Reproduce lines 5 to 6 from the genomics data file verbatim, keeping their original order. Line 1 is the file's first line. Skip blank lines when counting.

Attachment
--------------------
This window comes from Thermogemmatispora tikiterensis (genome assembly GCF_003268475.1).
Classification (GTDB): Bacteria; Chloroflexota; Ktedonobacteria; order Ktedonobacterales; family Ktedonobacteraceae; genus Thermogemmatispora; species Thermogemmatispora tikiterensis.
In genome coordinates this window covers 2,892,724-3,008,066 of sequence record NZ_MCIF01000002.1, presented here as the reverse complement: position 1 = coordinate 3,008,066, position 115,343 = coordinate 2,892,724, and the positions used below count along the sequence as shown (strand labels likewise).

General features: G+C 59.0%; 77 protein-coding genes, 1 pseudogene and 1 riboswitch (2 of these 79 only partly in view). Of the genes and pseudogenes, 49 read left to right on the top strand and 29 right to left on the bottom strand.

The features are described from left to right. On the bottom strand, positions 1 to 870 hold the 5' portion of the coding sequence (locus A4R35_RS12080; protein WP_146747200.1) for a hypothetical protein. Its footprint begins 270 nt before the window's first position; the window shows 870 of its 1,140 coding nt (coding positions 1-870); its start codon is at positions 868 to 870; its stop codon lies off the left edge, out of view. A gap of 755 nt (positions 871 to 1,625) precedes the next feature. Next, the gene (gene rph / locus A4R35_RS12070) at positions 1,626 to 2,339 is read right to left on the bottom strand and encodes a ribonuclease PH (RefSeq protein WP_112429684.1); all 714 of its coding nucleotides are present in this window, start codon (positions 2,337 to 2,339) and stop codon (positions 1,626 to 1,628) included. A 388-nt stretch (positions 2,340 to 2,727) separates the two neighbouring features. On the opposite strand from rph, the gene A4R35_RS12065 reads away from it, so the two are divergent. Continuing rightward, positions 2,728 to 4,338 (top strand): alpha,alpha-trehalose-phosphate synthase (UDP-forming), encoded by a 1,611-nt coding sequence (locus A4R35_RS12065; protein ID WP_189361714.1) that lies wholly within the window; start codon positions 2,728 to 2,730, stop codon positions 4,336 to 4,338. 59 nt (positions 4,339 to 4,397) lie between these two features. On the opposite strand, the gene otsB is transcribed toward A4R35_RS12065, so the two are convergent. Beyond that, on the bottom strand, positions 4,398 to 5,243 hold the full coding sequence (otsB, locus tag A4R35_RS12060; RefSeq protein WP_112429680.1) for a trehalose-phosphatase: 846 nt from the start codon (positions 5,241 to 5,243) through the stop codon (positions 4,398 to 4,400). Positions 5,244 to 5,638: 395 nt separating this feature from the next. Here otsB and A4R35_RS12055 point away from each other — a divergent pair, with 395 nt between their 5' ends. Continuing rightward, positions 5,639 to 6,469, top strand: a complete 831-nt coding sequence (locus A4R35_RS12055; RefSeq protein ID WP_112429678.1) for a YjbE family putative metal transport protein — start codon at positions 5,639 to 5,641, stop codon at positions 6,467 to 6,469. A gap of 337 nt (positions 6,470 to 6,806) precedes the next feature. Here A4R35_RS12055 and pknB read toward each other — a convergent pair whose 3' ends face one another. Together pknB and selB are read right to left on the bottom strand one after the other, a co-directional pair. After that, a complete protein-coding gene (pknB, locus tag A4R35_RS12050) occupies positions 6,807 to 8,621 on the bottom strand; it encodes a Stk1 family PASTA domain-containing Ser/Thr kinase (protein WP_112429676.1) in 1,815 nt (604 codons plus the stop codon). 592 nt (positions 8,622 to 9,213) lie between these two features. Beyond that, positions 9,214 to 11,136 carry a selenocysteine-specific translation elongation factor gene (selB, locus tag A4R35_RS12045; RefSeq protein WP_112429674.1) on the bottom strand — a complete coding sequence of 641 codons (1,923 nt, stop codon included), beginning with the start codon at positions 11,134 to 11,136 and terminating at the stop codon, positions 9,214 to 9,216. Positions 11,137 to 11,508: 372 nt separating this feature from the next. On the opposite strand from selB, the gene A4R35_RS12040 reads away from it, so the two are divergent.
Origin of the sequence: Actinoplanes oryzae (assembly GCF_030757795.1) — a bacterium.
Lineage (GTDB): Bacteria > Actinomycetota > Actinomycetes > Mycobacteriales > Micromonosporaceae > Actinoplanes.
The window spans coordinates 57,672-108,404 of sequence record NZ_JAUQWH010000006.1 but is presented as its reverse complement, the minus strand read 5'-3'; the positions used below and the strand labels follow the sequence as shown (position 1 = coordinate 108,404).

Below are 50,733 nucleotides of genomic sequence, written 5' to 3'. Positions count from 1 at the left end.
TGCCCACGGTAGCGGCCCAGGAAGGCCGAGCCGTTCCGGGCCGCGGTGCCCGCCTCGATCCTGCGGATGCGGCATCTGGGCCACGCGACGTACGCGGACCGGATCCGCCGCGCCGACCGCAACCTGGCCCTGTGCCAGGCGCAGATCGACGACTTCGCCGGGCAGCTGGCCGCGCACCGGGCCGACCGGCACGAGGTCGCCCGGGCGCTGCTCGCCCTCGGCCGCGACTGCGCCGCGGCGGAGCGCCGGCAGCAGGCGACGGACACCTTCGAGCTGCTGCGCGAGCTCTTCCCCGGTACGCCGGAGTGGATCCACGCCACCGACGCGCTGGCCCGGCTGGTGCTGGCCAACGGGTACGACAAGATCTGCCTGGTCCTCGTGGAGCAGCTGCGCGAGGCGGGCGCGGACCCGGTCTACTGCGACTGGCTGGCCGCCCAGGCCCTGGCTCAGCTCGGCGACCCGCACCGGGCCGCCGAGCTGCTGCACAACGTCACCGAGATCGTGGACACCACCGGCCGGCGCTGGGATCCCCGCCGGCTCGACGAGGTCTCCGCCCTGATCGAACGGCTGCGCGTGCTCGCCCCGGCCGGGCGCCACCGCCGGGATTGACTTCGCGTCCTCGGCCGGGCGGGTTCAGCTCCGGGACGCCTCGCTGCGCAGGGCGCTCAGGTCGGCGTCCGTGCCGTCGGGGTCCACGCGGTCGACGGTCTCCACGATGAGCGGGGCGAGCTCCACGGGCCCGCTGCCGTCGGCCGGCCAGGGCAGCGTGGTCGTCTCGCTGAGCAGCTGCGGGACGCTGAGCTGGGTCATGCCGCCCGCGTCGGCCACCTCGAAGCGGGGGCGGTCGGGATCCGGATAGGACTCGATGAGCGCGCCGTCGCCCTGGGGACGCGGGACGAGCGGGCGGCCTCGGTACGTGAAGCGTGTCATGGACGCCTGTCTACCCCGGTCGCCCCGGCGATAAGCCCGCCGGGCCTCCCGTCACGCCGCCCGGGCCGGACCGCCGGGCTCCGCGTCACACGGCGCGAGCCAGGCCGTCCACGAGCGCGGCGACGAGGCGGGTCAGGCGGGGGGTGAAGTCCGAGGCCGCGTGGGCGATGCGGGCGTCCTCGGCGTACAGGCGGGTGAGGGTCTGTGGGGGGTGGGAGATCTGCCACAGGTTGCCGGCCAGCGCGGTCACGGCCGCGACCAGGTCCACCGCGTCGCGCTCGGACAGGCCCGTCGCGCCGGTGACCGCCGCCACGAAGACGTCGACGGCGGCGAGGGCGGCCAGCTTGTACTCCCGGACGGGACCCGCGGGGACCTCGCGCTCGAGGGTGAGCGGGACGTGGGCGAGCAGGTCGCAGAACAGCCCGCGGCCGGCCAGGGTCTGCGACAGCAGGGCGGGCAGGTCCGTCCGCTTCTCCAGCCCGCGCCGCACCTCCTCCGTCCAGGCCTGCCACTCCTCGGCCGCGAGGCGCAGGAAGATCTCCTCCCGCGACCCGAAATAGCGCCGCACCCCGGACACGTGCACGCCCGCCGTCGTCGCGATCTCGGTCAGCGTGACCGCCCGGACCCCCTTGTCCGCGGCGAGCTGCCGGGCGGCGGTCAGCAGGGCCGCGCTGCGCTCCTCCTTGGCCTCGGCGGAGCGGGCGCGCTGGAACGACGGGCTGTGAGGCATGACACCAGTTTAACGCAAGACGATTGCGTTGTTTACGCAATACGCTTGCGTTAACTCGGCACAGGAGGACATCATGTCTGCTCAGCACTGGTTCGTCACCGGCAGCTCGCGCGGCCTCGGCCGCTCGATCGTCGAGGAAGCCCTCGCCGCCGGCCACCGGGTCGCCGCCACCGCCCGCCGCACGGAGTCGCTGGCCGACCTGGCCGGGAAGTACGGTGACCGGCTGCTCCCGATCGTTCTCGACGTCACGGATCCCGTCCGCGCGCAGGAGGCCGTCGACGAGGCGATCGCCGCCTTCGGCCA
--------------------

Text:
The features are described from left to right. On the bottom strand, positions 1 to 870 hold the 5' portion of the coding sequence (locus A4R35_RS12080; protein WP_146747200.1) for a hypothetical protein. Its footprint begins 270 nt before the window's first position; the window shows 870 of its 1,140 coding nt (coding positions 1-870); its start codon is at positions 868 to 870; its stop codon lies off the left edge, out of view. A gap of 755 nt (positions 871 to 1,625) precedes the next feature. Next, the gene (gene rph / locus A4R35_RS12070) at positions 1,626 to 2,339 is read right to left on the bottom strand and encodes a ribonuclease PH (RefSeq protein WP_112429684.1); all 714 of its coding nucleotides are present in this window, start codon (positions 2,337 to 2,339) and stop codon (positions 1,626 to 1,628) included. A 388-nt stretch (positions 2,340 to 2,727) separates the two neighbouring features. On the opposite strand from rph, the gene A4R35_RS12065 reads away from it, so the two are divergent. Continuing rightward, positions 2,728 to 4,338 (top strand): alpha,alpha-trehalose-phosphate synthase (UDP-forming), encoded by a 1,611-nt coding sequence (locus A4R35_RS12065; protein ID WP_189361714.1) that lies wholly within the window; start codon positions 2,728 to 2,730, stop codon positions 4,336 to 4,338. 59 nt (positions 4,339 to 4,397) lie between these two features. On the opposite strand, the gene otsB is transcribed toward A4R35_RS12065, so the two are convergent. Beyond that, on the bottom strand, positions 4,398 to 5,243 hold the full coding sequence (otsB, locus tag A4R35_RS12060; RefSeq protein WP_112429680.1) for a trehalose-phosphatase: 846 nt from the start codon (positions 5,241 to 5,243) through the stop codon (positions 4,398 to 4,400). Positions 5,244 to 5,638: 395 nt separating this feature from the next. Here otsB and A4R35_RS12055 point away from each other — a divergent pair, with 395 nt between their 5' ends. Continuing rightward, positions 5,639 to 6,469, top strand: a complete 831-nt coding sequence (locus A4R35_RS12055; RefSeq protein ID WP_112429678.1) for a YjbE family putative metal transport protein — start codon at positions 5,639 to 5,641, stop codon at positions 6,467 to 6,469. A gap of 337 nt (positions 6,470 to 6,806) precedes the next feature. Here A4R35_RS12055 and pknB read toward each other — a convergent pair whose 3' ends face one another. Together pknB and selB are read right to left on the bottom strand one after the other, a co-directional pair. After that, a complete protein-coding gene (pknB, locus tag A4R35_RS12050) occupies positions 6,807 to 8,621 on the bottom strand; it encodes a Stk1 family PASTA domain-containing Ser/Thr kinase (protein WP_112429676.1) in 1,815 nt (604 codons plus the stop codon). 592 nt (positions 8,622 to 9,213) lie between these two features. Beyond that, positions 9,214 to 11,136 carry a selenocysteine-specific translation elongation factor gene (selB, locus tag A4R35_RS12045; RefSeq protein WP_112429674.1) on the bottom strand — a complete coding sequence of 641 codons (1,923 nt, stop codon included), beginning with the start codon at positions 11,134 to 11,136 and terminating at the stop codon, positions 9,214 to 9,216. Positions 11,137 to 11,508: 372 nt separating this feature from the next. On the opposite strand from selB, the gene A4R35_RS12040 reads away from it, so the two are divergent.
Origin of the sequence: Actinoplanes oryzae (assembly GCF_030757795.1) — a bacterium.